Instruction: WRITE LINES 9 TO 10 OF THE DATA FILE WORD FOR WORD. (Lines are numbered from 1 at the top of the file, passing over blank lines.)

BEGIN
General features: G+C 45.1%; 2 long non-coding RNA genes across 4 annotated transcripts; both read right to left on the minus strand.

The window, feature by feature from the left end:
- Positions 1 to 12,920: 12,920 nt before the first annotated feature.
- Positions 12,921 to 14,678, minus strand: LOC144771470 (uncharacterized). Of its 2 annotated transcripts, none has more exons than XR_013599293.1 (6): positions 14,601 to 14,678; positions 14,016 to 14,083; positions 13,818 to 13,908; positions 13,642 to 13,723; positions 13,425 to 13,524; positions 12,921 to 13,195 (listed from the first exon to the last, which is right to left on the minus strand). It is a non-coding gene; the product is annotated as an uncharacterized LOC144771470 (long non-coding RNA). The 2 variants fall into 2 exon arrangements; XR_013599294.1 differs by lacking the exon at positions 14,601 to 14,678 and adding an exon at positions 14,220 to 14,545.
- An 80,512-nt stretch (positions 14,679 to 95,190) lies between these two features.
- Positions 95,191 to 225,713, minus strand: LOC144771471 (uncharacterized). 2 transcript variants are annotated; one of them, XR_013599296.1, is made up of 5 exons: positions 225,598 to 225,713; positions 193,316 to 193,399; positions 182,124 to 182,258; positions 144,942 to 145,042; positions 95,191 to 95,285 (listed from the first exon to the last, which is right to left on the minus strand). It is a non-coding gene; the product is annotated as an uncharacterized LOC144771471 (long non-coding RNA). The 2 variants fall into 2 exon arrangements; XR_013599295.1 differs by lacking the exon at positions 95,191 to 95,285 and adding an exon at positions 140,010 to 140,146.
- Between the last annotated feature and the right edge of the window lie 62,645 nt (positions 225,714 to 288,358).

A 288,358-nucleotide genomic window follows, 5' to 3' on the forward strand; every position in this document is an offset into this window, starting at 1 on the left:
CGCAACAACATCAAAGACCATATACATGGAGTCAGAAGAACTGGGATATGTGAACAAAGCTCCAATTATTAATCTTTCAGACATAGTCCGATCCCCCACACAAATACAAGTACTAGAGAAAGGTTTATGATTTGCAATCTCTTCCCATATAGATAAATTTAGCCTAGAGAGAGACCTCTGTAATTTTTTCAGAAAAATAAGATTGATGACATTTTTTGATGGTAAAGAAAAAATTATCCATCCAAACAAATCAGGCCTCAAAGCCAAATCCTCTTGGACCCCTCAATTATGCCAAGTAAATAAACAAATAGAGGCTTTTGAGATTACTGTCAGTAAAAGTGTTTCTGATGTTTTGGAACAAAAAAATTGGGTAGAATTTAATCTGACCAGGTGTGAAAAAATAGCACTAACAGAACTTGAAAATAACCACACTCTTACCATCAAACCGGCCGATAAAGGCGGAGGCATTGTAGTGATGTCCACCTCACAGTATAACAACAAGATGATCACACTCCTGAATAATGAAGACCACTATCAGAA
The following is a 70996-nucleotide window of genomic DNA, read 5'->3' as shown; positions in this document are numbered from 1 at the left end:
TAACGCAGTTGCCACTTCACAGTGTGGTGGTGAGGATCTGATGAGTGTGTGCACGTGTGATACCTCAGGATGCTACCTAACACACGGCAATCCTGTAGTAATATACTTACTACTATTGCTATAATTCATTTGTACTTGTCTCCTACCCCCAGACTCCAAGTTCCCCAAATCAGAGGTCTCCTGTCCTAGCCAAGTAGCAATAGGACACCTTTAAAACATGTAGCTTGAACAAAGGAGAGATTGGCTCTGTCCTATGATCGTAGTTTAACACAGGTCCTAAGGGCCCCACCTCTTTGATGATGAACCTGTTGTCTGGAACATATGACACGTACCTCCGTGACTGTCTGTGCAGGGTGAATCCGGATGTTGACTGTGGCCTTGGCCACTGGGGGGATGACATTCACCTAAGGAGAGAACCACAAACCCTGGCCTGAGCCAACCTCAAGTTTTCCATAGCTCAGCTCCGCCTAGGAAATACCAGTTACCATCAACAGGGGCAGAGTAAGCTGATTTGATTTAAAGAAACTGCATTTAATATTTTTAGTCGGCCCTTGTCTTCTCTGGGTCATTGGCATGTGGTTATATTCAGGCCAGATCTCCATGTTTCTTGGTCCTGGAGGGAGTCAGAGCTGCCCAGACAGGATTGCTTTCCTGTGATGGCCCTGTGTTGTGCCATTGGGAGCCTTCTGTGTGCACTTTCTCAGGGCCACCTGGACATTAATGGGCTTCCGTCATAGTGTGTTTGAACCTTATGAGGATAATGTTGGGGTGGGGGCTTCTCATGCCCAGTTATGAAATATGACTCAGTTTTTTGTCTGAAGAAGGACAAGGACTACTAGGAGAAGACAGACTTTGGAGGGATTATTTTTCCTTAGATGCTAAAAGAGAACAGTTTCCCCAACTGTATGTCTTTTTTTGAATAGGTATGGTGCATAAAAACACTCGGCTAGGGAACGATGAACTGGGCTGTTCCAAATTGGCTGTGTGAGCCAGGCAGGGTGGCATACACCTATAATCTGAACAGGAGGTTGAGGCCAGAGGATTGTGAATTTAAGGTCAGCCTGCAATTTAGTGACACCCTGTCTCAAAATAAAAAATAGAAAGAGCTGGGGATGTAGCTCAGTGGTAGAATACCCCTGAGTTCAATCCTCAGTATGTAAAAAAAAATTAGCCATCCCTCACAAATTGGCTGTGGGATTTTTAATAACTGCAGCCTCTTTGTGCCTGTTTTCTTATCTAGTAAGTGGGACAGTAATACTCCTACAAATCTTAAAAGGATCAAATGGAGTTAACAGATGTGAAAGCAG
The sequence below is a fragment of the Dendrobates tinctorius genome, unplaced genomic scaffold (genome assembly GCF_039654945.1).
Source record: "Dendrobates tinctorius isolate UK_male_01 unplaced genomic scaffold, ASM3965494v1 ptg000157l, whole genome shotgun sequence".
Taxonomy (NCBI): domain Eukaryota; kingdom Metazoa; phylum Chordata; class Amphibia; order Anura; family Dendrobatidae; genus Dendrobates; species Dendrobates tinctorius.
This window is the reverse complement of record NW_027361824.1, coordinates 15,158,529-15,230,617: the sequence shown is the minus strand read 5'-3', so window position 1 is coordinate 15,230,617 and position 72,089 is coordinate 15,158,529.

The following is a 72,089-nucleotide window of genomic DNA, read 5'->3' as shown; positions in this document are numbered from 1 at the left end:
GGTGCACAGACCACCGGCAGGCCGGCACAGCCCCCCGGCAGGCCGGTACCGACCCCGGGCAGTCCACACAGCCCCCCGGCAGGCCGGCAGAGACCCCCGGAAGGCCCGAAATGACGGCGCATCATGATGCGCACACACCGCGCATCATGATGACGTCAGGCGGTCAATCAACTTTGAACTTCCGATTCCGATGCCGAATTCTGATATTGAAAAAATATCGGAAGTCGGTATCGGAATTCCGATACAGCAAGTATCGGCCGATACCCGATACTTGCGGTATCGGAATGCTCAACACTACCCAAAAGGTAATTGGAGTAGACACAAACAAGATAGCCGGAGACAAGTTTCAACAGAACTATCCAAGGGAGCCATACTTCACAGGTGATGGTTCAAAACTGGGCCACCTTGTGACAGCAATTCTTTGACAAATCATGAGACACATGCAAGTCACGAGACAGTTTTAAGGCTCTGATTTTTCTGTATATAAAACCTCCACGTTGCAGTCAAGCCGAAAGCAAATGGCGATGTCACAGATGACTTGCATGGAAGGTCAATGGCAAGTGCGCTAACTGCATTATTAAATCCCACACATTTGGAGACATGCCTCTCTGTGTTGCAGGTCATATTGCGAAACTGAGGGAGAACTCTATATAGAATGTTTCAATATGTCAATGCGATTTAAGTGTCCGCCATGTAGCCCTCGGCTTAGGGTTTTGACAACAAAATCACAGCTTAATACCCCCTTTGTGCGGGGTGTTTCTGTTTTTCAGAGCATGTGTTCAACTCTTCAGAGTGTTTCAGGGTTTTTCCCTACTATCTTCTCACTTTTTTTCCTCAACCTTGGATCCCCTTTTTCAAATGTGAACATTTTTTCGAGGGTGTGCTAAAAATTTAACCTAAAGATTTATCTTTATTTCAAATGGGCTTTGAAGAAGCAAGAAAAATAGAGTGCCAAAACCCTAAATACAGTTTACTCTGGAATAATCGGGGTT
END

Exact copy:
CGCAACAACATCAAAGACCATATACATGGAGTCAGAAGAACTGGGATATGTGAACAAAGCTCCAATTATTAATCTTTCAGACATAGTCCGATCCCCCACACAAATACAAGTACTAGAGAAAGGTTTATGATTTGCAATCTCTTCCCATATAGATAAATTTAGCCTAGAGAGAGACCTCTGTAATTTTTTCAGAAAAATAAGATTGATGACATTTTTTGATGGTAAAGAAAAAATTATCCATCCAAACAAATCAGGCCTCAAAGCCAAATCCTCTTGGACCCCTCAATTATGCCAAGTAAATAAACAAATAGAGGCTTTTGAGATTACTGTCAGTAAAAGTGTTTCTGATGTTTTGGAACAAAAAAATTGGGTAGAATTTAATCTGACCAGGTGTGAAAAAATAGCACTAACAGAACTTGAAAATAACCACACTCTTACCATCAAACCGGCCGATAAAGGCGGAGGCATTGTAGTGATGTCCACCTCACAGTATAACAACAAGATGATCACACTCCTGAATAATGAAGACCACTATCAGAA
The following is a 70996-nucleotide window of genomic DNA, read 5'->3' as shown; positions in this document are numbered from 1 at the left end: